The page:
|Title||Verticillium longisporum, the invisible threat to oilseed rape and other brassicaceous plant hosts|
|Author(s)||Depotter, Jasper R.L.; Deketelaere, Silke; Inderbitzin, Patrik; Tiedemann, Andreas Von; Höfte, Monica; Subbarao, Krishna V.; Wood, Thomas A.; Thomma, Bart P.H.J.|
|Source||Molecular Plant Pathology 17 (2016)7. - ISSN 1464-6722 - p. 1004 - 1016.|
Laboratory of Phytopathology
|Publication type||Refereed Article in a scientific journal|
|Keyword(s)||Amphidiploid - Arabidopsis - Brassica - Disease management - Host range - Pathogenicity - Vascular wilt|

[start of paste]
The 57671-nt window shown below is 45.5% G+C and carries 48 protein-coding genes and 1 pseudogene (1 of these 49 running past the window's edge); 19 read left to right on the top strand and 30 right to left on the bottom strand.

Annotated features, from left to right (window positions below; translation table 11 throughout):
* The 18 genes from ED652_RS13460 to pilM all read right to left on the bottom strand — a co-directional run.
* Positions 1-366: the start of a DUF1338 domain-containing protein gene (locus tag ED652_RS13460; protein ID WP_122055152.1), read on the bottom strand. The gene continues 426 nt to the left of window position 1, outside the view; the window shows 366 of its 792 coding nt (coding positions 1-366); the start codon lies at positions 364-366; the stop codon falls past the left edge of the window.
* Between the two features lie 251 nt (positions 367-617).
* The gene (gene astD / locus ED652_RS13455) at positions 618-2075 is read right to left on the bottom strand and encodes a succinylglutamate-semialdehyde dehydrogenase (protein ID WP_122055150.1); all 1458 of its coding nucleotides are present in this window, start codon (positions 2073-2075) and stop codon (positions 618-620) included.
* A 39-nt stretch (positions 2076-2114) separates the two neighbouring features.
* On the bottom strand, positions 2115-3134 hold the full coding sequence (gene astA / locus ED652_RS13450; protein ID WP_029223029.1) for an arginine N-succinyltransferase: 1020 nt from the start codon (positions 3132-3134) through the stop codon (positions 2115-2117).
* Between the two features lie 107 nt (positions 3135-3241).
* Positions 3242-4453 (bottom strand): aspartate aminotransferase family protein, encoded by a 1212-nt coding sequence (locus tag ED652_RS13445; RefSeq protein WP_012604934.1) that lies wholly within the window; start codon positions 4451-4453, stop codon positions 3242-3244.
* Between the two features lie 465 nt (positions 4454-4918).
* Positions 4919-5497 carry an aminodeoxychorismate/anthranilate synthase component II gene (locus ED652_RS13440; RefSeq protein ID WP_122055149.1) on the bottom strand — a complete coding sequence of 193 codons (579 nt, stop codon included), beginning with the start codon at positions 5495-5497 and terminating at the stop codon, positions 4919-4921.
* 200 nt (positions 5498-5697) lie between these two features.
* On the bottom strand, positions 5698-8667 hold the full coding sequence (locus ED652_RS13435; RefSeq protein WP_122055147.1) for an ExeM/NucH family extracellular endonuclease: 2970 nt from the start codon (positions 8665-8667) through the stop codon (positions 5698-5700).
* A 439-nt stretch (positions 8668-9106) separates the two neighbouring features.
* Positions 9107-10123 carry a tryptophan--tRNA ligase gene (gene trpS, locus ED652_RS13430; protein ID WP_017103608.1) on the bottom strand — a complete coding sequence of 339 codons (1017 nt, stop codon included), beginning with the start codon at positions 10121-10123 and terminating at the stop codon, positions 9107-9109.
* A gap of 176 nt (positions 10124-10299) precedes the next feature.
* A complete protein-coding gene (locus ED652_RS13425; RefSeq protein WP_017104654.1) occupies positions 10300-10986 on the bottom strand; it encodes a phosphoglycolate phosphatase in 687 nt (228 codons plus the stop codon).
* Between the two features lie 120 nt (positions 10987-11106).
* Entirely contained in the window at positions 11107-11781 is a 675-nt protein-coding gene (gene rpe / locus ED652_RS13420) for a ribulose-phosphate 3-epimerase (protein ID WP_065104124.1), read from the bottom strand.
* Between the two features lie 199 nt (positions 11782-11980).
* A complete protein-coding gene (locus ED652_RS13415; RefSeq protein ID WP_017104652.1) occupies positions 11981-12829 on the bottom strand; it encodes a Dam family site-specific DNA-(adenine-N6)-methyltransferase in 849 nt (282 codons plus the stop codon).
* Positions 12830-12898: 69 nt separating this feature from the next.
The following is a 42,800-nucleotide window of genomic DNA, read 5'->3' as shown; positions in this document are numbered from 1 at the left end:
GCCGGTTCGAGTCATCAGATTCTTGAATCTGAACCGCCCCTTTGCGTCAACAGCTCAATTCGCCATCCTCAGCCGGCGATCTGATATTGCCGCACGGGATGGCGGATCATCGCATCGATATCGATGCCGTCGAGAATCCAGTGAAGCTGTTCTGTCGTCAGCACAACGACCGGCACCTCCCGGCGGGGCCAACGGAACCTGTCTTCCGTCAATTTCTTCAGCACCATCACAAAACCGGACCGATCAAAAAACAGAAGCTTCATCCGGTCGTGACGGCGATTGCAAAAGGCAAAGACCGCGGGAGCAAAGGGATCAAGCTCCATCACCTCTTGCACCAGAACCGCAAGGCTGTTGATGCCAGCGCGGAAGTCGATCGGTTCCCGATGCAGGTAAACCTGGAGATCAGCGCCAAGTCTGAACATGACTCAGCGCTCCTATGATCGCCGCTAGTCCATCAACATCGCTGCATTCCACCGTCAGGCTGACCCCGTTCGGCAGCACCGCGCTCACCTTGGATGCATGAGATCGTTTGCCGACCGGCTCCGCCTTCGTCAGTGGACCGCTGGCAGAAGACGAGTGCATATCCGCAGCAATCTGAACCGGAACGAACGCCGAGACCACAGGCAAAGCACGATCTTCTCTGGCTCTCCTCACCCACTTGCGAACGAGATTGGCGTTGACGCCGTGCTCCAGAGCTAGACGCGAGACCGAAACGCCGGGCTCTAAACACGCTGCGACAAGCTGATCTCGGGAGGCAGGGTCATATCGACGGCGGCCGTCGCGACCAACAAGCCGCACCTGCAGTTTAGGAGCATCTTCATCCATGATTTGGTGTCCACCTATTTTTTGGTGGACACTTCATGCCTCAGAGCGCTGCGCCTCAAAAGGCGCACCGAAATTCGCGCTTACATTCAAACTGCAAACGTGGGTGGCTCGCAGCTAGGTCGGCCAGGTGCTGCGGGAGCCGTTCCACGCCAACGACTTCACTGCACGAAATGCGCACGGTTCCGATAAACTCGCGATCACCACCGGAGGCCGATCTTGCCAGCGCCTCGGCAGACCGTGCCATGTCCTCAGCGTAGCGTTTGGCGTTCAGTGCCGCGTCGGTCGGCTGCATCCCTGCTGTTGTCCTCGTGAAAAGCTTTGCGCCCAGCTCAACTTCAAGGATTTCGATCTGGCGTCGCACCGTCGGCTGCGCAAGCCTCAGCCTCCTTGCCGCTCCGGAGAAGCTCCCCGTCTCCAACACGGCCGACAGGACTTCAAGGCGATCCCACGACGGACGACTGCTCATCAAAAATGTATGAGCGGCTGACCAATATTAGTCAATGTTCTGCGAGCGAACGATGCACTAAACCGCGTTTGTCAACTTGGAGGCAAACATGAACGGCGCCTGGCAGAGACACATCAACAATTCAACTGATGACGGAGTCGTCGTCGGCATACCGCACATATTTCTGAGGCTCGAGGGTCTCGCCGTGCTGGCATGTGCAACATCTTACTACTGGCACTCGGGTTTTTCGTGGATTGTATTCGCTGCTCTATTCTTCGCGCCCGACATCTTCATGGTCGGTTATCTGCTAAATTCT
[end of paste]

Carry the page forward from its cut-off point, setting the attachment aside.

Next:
Introduction: The causal agents of Verticillium wilts are globally distributed pathogens that cause significant crop losses every year. Most Verticillium wilts are caused by V. dahliae, which is pathogenic on a broad range of plant hosts, whereas other pathogenic Verticillium species have more restricted host ranges. In contrast, V. longisporum appears to prefer brassicaceous plants and poses an increasing problem to oilseed rape production. Taxonomy: Kingdom Fungi; Phylum Ascomycota; Class Sordariomycetes; Subclass Hypocreomycetida; Family Plectosphaerellaceae; genus Verticillium. Disease symptoms: Dark unilateral stripes appear on the stems of apparently healthy looking oilseed rape plants at the end of the growing season. Microsclerotia are subsequently formed in the stem cortex beneath the epidermis. Genome: Verticillium longisporum is the only non-haploid species in the Verticillium genus, as it is an amphidiploid hybrid that carries almost twice as much genetic material as the other Verticillium species as a result of interspecific hybridization. Disease management: There is no effective fungicide treatment to control Verticillium diseases, and resistance breeding is the preferred strategy for disease management. However, only a few Verticillium wilt resistance genes have been identified, and monogenic resistance against V. longisporum has not yet been found. Quantitative resistance exists mainly in the Brassica C-genome of parental cabbage lines and may be introgressed in oilseed rape breeding lines. Common name: Oilseed rape colonized by V. longisporum does not develop wilting symptoms, and therefore the common name of Verticillium wilt is unsuitable for this crop. Therefore, we propose 'Verticillium stem striping' as the common name for Verticillium infections of oilseed rape.